The latest data from the American Trucking Associations (ATA) For-Hire Truck Tonnage Index recorded the fourth straight month of gains following last November’s 1.3% m/m increase. Compared with November 2020, the index was up 2.5% y/y, which was the largest year-over-year gain since May of last year.
“In November, strong factory output and housing starts helped push the index higher,” according to ATA Chief Economist Bob Costello.
ATA’s For-Hire Truck Tonnage Index is dominated by contract freight as opposed to spot market freight and serves as another barometer of the U.S. economy. ATA calculates the tonnage index based on surveys from its membership and has been doing so since the 1970s.
Note: Rates reported do not include fuel surcharges.
There are still no signs port congestion on the West Coast is easing anytime soon. More than 100 vessels are waiting more than 20 days to find a berth to unload. The net result for the truckload sector has been higher freight volumes in major port markets, including the ports of Long Beach and Los Angeles where around 40% of import container volumes arrive in the U.S. DAT has recorded higher sequential spot rate increases for the last 12-months on long-haul lanes, such as Los Angeles to Chicago, where rates have increased to $3.66/mile, $1.24 higher than the previous year
Truckload capacity is undoubtedly the tightest from Los Angeles to the large e-commerce warehouse market of Stockton, where spot rates have increased by $1.10/mile in the last 12-months to an average of $5.23/mile this week.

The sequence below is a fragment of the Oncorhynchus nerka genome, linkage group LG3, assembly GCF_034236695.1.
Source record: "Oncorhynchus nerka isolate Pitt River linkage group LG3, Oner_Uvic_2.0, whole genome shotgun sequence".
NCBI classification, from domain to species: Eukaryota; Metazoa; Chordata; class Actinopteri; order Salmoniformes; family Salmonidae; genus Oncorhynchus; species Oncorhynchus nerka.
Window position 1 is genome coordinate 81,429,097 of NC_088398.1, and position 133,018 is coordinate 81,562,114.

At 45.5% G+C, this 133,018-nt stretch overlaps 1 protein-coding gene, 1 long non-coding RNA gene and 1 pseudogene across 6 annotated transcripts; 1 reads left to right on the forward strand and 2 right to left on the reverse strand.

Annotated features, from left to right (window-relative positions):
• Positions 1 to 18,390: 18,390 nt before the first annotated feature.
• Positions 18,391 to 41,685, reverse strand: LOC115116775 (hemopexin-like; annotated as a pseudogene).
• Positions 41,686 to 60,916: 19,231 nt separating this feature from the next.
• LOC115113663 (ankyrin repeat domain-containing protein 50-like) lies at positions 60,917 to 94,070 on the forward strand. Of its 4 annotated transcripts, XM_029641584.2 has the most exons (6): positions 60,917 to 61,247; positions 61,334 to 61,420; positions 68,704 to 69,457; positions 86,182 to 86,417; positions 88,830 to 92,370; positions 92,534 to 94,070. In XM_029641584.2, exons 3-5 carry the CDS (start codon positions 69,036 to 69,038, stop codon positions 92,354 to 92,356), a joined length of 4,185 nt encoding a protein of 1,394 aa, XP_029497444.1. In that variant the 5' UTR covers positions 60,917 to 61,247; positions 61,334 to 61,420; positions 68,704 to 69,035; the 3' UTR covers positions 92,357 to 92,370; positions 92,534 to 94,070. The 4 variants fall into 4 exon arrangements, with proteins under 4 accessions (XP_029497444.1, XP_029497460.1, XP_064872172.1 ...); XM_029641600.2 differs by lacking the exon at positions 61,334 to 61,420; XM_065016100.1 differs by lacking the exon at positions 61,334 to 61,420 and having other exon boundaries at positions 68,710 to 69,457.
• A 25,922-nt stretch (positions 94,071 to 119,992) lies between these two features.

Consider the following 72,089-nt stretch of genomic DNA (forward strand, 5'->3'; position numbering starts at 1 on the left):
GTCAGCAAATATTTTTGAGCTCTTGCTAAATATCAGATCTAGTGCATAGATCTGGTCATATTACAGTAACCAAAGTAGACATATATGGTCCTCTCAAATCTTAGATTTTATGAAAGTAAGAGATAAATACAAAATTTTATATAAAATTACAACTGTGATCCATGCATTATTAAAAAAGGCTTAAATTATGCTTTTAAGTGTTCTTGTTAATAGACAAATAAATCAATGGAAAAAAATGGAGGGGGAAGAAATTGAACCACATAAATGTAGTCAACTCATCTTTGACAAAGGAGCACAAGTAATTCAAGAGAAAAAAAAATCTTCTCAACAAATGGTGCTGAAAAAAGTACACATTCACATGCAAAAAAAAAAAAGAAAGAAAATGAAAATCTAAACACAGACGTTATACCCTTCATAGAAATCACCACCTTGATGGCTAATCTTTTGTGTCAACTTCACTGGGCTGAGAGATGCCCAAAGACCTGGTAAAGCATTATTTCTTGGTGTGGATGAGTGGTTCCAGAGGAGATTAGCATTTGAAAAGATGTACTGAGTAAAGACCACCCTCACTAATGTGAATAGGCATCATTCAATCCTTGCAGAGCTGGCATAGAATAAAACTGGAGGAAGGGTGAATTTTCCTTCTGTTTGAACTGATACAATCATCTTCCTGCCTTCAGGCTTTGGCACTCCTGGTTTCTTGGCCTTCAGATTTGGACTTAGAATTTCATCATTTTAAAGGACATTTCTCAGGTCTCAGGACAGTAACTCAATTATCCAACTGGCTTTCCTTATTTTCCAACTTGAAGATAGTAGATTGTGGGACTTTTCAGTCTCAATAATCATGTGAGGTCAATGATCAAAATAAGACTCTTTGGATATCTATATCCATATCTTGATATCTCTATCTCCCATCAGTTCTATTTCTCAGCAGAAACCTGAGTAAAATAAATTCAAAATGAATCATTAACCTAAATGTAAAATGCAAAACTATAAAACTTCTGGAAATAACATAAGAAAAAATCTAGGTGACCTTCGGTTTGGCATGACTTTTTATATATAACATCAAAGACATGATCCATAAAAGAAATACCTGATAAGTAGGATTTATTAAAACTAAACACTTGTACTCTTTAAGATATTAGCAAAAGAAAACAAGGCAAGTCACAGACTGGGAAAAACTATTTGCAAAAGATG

Truckload capacity has also been steadily tightening in Chicago also. Spot rates for loads to Elizabeth, NJ, ended 2021 at an average of $3.77/mile, which is $0.35/mile higher than the monthly average for December 2020.
Load-to-Truck Ratio (LTR)
The volume of freight moving in the spot market continued at unprecedented levels last week, as load posts on the DAT Load Board network increased by 23%. DAT is currently seeing around 70% more load posts compared to the same time a year ago.
With so many carriers taking time off over the break, a higher load-to-truck ratio last week was inevitable. Last week’s dry van load-to-truck ratio spiked to its highest end-of-year level in five years moving up from 5.97 to 10.41.
After a profitable year, long-haul carriers appeared to take more time off this year compared to previous years, contributing to last week’s acute capacity crunch. As a result, spot rates surged again, increasing by $0.08/mile last week making it the fourth straight week of gains – up $0.18/mile in the last month. The national average spot rate ended last the week at $2.78/mile, which is $0.41/mile higher than the same week at the start of last year.